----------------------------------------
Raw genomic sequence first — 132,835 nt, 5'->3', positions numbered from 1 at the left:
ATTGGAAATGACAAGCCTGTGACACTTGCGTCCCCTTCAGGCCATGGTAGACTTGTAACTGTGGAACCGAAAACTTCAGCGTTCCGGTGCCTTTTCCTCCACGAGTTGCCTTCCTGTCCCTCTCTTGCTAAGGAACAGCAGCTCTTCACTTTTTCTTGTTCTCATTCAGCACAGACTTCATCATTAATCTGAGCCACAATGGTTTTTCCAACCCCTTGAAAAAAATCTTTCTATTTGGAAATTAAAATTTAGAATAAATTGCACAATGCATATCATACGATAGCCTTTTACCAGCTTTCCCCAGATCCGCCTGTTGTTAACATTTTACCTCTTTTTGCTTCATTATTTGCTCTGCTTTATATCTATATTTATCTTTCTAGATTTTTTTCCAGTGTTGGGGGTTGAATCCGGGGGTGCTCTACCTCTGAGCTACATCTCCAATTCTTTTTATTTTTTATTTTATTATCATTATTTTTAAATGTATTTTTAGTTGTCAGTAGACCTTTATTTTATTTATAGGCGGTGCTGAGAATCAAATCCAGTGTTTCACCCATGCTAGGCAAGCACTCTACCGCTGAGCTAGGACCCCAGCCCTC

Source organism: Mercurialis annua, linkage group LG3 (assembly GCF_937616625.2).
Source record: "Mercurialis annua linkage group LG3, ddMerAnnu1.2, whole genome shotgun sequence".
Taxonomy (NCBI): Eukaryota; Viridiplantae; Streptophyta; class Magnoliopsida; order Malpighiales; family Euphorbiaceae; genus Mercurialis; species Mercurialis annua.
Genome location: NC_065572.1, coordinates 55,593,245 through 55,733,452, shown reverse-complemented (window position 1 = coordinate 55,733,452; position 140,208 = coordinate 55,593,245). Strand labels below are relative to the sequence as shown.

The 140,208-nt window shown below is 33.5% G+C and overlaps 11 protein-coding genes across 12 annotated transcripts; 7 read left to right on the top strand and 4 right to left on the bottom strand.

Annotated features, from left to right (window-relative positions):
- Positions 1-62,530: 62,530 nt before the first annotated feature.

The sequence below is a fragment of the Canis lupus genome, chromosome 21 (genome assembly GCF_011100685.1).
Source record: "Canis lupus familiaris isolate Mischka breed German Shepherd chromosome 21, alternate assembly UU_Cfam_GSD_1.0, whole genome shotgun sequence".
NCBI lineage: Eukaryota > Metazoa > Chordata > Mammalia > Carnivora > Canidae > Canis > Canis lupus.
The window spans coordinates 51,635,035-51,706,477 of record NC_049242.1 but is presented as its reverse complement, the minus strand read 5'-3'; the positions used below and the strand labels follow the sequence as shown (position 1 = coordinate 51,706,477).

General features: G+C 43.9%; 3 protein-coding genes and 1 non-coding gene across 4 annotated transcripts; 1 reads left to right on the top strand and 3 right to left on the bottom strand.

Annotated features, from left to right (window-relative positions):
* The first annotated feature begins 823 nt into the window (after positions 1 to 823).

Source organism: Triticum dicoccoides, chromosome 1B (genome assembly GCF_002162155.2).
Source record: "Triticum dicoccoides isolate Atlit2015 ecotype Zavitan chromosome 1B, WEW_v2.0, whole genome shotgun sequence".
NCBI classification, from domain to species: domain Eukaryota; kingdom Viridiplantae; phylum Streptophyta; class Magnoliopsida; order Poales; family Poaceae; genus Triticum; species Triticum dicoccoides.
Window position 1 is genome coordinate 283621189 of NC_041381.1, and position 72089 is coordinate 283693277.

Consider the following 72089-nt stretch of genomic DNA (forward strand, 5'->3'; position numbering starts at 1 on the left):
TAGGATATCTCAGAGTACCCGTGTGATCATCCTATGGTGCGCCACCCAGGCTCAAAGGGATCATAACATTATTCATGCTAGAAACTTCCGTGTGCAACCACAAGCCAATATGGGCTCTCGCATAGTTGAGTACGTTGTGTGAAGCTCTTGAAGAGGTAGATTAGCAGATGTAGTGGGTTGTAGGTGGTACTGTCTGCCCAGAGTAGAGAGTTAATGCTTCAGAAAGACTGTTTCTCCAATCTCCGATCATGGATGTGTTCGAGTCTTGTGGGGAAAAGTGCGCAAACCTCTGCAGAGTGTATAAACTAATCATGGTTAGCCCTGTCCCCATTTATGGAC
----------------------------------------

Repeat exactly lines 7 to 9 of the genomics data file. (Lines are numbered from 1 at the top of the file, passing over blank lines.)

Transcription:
The 140,208-nt window shown below is 33.5% G+C and overlaps 11 protein-coding genes across 12 annotated transcripts; 7 read left to right on the top strand and 4 right to left on the bottom strand.

Annotated features, from left to right (window-relative positions):
- Positions 1-62,530: 62,530 nt before the first annotated feature.